VIDEO GAME NARRATIVES: On the group blog MMOMFG, reporter Marc Marion writes about "The Story So Far," that is, how narrative is being used in video games. (Image from the site.) In looking over his favorite games in the past five years, Marc notes that all but two have "embraced storytelling" in a way that improves the player's experience. To demonstrate, he compares two games in the same series, those being "Deus Ex," and "Deus Ex: Invisible War." In the first game, the characters you encounter have personal histories, and they go through changes over the course of the game. Newspapers, books, email accounts and other texts reveal more information. And the player's character also transforms as a result of the quandaries you face. Marc writes that the second game resorts to a sort of "choose your own adventure" structure, in which most of the narrative depth is lost. I haven't played these games, but there seems to be a conflict between (1) choice of action and (2) depth of story. In the first game, your choices are limited; you necessarily encounter the same set of characters, and the beginning and end of your "story" is always the same whenever you play. That allows the programmers to go deeper into the story, because they know the basic trajectory. In the second game, you have more options ("choose your own adventure"), but it's harder if not impossible to chart a story out of the many different decisions a player may make, because not all of those decisions actually make narrative sense. That is, you may take a series of actions -- drink the liquid in this goblet, or not; run a sword through that character, or maybe bonk him on the head -- but there's not necessarily an overarching logic or narrative that links them all. To reconcile these two seemingly conflicting principles -- player options, and narrative depth -- might take video games to a new level.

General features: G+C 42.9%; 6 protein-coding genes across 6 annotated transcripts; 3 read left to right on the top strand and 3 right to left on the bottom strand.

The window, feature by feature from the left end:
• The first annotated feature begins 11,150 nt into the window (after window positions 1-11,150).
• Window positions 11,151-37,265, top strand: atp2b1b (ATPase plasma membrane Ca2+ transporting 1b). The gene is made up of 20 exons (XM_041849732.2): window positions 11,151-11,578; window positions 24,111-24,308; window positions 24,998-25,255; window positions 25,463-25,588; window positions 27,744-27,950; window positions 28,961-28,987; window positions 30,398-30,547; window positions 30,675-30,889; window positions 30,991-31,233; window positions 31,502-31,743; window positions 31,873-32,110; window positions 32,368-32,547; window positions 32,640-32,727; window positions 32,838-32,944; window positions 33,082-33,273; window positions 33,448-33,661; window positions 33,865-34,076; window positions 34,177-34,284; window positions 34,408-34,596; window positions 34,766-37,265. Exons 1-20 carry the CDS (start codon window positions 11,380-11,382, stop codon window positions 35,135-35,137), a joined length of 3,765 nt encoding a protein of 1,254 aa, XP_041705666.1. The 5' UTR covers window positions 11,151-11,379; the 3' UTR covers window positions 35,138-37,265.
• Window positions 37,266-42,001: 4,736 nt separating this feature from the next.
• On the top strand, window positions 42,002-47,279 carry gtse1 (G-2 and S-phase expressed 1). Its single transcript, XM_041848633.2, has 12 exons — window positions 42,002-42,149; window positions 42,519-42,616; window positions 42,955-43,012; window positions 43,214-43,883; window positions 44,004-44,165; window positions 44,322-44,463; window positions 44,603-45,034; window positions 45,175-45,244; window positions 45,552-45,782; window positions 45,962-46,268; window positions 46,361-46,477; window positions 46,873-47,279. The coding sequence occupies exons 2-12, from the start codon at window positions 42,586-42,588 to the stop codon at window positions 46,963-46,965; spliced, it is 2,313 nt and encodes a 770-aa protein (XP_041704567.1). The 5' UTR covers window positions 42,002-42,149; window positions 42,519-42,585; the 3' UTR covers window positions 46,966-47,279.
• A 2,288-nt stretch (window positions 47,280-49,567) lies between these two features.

TELENOVELAS FOR HEALTH: Telenovelas, or the Latin American / Latino soap opera, are of course ridiculously popular forms that have been exported all over the world. (There's also the radio version, radionovelas.) They've also been used to disseminate health messages, as in the case of "Encrucijada: Sin salud no hay nada" ("Crossroads: Without Health There's Nothing"), which originated in Colorado. This 2009 article about the first season says the show helps reach people in the 40% of the state's Latinos who don't have health coverage. The show even has a call-in line for viewers to get information about health care. Then there's this Alabama radionovela "Promesas y Traiciones" ("Promises and Betrayals") about a Mexican immigrant to the U.S., and his sometimes difficult but always interesting life -- it touches on health issues like diabetes, and also has a call-in line. Or how about this Oregon radionovela, "Amor y Salud" ("Love and Health"), about a young Latina named Lourdes, and her fiance Jorge. (The last series was part of the excellent public health initiative for immigrant communities, "New Routes to Community Health," which I also wrote about here.) I've listened to parts of these programs. Pros: High-pitched drama that speaks to Latinos in their own language and culture. Cons: Some of the episodes are heavy-handed, and sound more like a public service announcement than good drama.